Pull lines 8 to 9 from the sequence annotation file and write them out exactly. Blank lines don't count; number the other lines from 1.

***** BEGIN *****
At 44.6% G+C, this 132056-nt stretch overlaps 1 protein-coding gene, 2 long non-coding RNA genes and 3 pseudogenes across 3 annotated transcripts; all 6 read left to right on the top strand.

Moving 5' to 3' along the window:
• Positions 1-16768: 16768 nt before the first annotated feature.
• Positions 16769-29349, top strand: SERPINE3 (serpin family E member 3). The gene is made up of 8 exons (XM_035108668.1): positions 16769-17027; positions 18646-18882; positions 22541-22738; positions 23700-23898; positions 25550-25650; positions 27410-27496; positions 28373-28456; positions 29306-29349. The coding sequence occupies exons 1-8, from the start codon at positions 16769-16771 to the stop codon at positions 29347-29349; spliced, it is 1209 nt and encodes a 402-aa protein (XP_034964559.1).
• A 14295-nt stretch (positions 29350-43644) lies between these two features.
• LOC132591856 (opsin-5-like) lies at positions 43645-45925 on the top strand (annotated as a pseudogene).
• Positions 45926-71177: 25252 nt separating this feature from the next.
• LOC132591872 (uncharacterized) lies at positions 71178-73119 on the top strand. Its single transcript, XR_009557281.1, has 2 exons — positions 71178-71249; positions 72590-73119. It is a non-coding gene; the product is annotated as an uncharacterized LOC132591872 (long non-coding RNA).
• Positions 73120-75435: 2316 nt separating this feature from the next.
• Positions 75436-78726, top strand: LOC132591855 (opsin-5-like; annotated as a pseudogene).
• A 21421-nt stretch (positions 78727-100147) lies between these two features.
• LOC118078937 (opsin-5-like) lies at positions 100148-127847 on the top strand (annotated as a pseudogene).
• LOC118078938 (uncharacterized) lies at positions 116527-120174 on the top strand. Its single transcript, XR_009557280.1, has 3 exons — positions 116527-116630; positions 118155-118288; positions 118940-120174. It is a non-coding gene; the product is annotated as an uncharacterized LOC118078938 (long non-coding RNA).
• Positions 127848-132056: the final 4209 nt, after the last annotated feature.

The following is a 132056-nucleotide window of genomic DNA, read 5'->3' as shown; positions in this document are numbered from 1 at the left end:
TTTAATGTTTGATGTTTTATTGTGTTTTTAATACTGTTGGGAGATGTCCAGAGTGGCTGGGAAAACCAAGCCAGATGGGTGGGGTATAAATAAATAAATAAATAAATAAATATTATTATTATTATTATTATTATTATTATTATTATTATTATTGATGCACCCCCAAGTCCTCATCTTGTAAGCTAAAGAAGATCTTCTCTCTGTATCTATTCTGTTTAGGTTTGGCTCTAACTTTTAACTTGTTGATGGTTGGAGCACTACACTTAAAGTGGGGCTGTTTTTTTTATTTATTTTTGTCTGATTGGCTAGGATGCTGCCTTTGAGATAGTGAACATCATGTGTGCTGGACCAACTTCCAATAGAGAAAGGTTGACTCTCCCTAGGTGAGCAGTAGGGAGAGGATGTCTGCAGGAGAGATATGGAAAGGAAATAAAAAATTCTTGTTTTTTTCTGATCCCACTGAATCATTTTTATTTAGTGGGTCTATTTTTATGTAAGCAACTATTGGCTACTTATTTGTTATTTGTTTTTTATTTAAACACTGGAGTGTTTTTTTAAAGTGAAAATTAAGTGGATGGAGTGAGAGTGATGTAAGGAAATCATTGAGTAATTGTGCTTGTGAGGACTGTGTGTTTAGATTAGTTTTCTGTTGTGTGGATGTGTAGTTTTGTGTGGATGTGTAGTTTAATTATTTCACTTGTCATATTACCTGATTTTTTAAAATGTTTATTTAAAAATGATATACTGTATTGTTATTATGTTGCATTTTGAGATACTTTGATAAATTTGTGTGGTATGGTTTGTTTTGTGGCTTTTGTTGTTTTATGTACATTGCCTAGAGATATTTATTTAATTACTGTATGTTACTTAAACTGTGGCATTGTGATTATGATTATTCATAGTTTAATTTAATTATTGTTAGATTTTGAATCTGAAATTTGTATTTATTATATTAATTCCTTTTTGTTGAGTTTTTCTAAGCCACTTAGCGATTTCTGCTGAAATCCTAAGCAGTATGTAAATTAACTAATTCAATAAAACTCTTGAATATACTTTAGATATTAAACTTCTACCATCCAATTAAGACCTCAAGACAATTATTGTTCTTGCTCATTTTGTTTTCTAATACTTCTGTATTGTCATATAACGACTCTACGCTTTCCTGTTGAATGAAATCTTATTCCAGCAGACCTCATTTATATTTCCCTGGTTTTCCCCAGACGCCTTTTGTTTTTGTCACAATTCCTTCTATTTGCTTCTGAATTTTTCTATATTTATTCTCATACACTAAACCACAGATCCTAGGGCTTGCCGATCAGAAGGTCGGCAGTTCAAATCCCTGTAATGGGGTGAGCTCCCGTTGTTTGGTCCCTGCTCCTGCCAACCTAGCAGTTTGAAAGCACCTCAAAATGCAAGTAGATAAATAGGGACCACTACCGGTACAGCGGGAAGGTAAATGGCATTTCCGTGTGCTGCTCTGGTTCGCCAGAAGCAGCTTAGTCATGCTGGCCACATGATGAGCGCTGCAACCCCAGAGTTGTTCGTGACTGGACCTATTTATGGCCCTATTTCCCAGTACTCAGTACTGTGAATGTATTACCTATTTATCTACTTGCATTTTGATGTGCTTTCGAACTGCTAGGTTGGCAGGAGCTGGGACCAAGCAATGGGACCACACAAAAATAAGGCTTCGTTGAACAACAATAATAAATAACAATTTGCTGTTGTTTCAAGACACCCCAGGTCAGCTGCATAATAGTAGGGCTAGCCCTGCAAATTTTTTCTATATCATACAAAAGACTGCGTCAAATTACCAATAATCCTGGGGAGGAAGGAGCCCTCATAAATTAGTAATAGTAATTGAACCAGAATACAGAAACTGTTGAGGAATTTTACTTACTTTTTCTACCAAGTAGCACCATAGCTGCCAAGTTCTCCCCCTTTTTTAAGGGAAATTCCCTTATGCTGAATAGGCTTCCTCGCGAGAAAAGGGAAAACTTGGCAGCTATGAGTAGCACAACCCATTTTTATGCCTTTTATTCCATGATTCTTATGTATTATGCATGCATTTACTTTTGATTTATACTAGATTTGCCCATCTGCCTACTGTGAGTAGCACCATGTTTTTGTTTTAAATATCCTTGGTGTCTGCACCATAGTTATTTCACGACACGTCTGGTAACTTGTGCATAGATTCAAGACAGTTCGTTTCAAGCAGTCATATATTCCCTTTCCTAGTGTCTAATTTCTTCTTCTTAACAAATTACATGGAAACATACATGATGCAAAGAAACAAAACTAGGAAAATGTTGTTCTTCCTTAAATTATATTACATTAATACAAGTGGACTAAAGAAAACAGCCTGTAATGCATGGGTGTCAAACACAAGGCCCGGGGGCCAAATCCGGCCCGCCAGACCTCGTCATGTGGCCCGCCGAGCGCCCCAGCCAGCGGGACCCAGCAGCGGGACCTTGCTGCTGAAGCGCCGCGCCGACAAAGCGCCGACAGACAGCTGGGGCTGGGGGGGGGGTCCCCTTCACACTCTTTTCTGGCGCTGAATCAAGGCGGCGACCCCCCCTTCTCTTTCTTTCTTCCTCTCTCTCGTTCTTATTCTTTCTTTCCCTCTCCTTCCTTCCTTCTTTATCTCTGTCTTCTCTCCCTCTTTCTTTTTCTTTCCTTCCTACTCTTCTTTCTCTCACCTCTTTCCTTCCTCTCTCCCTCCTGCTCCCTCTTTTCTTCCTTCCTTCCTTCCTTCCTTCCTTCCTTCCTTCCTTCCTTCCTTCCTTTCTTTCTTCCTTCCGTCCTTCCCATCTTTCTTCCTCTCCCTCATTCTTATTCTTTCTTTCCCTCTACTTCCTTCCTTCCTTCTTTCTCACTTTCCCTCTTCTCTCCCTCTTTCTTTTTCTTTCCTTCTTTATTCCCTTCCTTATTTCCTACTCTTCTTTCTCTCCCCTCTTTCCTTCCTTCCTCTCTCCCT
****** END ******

• LOC132591872 (uncharacterized) lies at positions 71178-73119 on the top strand. Its single transcript, XR_009557281.1, has 2 exons — positions 71178-71249; positions 72590-73119. It is a non-coding gene; the product is annotated as an uncharacterized LOC132591872 (long non-coding RNA).
• Positions 73120-75435: 2316 nt separating this feature from the next.